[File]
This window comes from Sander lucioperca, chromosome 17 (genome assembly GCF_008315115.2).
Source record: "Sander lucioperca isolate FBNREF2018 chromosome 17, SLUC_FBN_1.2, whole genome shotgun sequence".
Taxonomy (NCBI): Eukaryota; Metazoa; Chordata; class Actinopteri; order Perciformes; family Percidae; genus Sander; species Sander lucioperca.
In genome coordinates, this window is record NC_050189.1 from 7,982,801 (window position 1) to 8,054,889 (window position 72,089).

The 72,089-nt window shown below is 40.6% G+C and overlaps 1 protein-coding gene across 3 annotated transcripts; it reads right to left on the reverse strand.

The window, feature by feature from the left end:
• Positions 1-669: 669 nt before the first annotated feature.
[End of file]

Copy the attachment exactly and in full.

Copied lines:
This window comes from Sander lucioperca, chromosome 17 (genome assembly GCF_008315115.2).
Source record: "Sander lucioperca isolate FBNREF2018 chromosome 17, SLUC_FBN_1.2, whole genome shotgun sequence".
Taxonomy (NCBI): Eukaryota; Metazoa; Chordata; class Actinopteri; order Perciformes; family Percidae; genus Sander; species Sander lucioperca.
In genome coordinates, this window is record NC_050189.1 from 7,982,801 (window position 1) to 8,054,889 (window position 72,089).

The 72,089-nt window shown below is 40.6% G+C and overlaps 1 protein-coding gene across 3 annotated transcripts; it reads right to left on the reverse strand.

The window, feature by feature from the left end:
• Positions 1-669: 669 nt before the first annotated feature.